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New Bipartisan Bill Goes After Counterfeiters

March 16, 2020
The SHOP SAFE Act incentivizes platforms to engage in a set of best practices to curb the presence of counterfeits on their sites.

A new bipartisan bill focused on stopping the online sale of dangerous counterfeit goods is currently being reviewed by the House Committee on the Judiciary. The SHOP SAFE Act incentivizes platforms to engage in a set of best practices to curb the presence of counterfeits on their sites.

“Many counterfeits do not undergo safety testing and pose a substantial health and safety risk for consumers, the committee noted, listing cosmetics, baby formula, batteries, chargers, air bags and car seats among the potentially life-threatening counterfeits sold online,” Multichannel Merchant points out. “The Government Accountability Office found that 20 of 47 items purchased from third-party sellers on popular consumer websites were counterfeit.”

The SHOP SAFE Act would:

  • Establish trademark liability for companies who sell counterfeits that pose a risk to consumer health and safety.
  • Require online platforms to establish best practices to vet sellers to ensure their legitimacy, remove counterfeit listings and remove sellers who repeatedly sell counterfeits.
  • Call for online marketplaces to take steps necessary to prevent the continued sale of counterfeits by the third-party seller or face contributory liability for their actions.

“Consumer lives are at risk because of dangerous counterfeit products that are flooding the online marketplace,” said Rep. Doug Collins (R-Ga), one of several congressmen who introduced the bill. “Congress must create accountability to prevent these hazardous items from infiltrating the homes of millions of Americans. The SHOP SAFE Act would make families safer by requiring online sellers to help prevent the sale of counterfeit products to consumers.”

Hitting the Pirates Where it Hurts

In January, the Department of Homeland Security released a report outlining recommendations the federal government and online marketplaces can take to reduce the number of counterfeits. The report notes that private sector actions have not been sufficient to prevent the importation and sale of a wide variety and large volume of counterfeit and pirated goods to the American public.

More and more American consumers are shopping online—e-commerce sales are expected to reach nearly 15% of total retail spending and more than $4 trillion in 2020. Counterfeiters have moved online too, the House Committee on the Judiciary states.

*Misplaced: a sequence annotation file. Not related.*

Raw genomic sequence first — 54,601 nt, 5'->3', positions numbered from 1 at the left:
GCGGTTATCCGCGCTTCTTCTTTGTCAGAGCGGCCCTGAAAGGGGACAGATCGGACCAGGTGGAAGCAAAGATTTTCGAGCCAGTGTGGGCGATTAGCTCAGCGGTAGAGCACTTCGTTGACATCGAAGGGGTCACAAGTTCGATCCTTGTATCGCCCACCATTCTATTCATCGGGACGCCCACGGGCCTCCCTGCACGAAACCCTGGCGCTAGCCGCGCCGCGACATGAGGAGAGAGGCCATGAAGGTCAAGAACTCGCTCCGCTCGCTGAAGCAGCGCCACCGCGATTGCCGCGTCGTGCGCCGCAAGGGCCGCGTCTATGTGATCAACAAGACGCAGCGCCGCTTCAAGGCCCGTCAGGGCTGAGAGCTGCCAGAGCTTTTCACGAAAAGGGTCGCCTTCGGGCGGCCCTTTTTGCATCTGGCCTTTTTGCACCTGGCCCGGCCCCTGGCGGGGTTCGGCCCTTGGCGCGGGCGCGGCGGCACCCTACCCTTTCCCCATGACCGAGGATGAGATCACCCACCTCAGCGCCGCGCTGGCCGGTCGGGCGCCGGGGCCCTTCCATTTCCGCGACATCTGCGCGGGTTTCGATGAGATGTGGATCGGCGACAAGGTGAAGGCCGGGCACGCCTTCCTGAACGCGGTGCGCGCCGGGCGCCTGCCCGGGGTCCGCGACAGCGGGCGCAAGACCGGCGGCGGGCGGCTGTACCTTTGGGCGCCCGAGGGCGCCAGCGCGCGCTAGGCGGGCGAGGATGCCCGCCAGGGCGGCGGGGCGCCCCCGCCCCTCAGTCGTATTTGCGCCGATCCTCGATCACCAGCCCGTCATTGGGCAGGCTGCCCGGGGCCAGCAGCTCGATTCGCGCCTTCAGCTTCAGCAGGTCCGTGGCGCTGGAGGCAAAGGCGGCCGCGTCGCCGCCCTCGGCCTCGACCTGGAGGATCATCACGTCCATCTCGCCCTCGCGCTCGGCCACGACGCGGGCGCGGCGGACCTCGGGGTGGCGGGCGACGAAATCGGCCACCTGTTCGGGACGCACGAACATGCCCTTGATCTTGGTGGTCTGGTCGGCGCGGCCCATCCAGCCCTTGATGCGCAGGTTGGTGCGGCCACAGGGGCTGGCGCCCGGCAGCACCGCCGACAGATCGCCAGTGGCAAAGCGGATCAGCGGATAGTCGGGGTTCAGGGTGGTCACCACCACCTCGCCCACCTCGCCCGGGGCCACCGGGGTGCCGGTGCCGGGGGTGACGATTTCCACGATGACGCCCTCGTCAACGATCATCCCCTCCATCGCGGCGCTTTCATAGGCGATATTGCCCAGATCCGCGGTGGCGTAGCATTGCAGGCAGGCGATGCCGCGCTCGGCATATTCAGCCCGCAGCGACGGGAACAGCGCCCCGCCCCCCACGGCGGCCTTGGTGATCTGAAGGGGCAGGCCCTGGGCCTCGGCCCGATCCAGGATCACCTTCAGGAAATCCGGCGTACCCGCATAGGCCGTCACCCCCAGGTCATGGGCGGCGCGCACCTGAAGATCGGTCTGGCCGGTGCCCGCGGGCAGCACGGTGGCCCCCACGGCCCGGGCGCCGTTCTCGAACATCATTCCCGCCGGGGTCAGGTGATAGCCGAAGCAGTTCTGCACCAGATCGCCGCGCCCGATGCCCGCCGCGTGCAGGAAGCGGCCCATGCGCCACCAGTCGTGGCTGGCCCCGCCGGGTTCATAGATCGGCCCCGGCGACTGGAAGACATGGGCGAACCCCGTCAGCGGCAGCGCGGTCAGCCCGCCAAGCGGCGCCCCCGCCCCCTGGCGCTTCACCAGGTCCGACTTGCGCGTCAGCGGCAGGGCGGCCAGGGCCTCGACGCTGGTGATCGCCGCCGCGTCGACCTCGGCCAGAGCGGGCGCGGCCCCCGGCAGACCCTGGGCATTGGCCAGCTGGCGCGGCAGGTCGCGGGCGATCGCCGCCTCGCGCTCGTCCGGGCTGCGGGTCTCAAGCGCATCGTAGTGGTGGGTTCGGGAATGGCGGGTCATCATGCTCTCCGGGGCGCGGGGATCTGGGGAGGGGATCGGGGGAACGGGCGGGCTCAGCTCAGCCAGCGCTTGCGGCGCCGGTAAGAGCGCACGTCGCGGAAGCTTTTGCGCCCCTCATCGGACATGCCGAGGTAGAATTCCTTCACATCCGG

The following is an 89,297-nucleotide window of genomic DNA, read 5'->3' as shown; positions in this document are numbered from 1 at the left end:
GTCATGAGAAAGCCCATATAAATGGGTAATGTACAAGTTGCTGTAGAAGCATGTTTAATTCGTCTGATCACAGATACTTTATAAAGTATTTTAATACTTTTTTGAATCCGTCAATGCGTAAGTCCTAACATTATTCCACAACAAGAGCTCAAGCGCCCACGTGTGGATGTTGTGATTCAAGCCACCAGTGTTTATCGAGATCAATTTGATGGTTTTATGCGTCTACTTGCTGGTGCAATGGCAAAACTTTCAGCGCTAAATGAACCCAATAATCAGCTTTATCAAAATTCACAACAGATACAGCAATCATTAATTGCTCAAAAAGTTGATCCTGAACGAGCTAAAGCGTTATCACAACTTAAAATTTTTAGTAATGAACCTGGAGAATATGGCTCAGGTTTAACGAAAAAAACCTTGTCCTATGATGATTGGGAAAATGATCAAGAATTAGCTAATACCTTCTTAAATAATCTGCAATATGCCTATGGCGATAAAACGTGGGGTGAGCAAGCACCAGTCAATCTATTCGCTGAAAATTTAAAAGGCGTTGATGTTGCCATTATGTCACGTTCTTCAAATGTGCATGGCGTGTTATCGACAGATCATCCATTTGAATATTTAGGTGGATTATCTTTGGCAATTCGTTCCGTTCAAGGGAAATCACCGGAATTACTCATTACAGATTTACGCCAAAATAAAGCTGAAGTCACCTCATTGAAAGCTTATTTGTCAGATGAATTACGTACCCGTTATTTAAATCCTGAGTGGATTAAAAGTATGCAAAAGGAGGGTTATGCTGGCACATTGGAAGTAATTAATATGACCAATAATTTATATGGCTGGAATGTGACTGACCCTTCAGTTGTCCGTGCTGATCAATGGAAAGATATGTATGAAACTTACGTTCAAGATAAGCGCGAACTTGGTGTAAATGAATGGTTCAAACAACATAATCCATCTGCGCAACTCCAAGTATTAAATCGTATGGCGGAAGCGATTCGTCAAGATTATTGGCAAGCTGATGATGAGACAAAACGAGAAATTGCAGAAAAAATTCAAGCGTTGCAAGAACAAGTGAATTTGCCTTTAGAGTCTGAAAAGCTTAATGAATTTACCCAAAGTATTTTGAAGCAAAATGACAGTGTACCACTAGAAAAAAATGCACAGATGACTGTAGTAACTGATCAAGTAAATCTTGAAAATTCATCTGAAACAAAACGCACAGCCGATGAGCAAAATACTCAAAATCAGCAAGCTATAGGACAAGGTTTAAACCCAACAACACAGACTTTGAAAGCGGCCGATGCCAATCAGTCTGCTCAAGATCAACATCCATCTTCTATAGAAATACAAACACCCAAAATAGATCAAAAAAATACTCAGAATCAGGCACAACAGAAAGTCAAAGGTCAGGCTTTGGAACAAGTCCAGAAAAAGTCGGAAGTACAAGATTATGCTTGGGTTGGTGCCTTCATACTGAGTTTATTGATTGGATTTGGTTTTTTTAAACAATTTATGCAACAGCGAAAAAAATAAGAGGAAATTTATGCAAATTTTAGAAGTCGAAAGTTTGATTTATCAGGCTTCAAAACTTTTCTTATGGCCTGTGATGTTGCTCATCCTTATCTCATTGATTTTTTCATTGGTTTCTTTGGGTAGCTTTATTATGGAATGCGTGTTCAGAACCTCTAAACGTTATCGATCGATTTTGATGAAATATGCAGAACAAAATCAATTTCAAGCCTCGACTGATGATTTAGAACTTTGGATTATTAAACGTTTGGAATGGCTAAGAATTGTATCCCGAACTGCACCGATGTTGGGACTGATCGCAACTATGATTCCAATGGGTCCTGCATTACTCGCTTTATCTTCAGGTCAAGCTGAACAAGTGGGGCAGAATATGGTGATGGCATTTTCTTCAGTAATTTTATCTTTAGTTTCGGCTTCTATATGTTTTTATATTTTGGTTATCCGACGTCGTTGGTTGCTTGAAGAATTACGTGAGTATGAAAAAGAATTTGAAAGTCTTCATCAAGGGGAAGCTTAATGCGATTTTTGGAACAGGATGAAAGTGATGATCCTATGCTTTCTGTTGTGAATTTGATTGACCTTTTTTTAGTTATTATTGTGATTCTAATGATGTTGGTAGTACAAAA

“They frequently take advantage of the features of online platforms to appear as legitimate sellers. They may use false and unvetted credentials and make their counterfeit listings appear as authentic as possible to online shoppers, often by lifting wording and images from the real brand owner.”

Putting Consumers First

According to the committee, courts currently will not hold the online seller responsible for selling counterfeits to consumers regardless of the fact that the seller is responsible for every step in the transaction. Many counterfeits do not undergo safety testing and pose a substantial health and safety risk for consumers and pose a financial risk for companies,” it adds.

For example, products like cosmetics, baby formula, batteries, chargers, air bags, car seats and brakes are a few of the potentially life-threatening counterfeits currently sold online. “Counterfeit products pose significant threats to consumer health and safety and have devastating impacts on businesses,” said Hank Johnson (D-GA), Ranking Member of the House Judiciary Committee.

“Platforms must do their part in ensuring that their sellers are reliable and that their products are authentic,” Johnson continued. “This legislation makes great strides in addressing the increasing problem of unsafe counterfeit products sold to unsuspecting consumers by encouraging platforms to take steps that are reasonable, workable and necessary for keeping dangerous counterfeits out of consumers’ hands.”

Trademark Lawyer Josh Gerben told CNBC that the bill would hold e-commerce companies more accountable for the goods sold on their sites. “Quite frankly,” Gerben said, “it is about time that Congress did something about it because the online marketplaces that exist today have not put consumer safety first.”

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About the Author

Bridget McCrea | Contributing Writer | Supply Chain Connect

Bridget McCrea is a freelance writer who covers business and technology for various publications.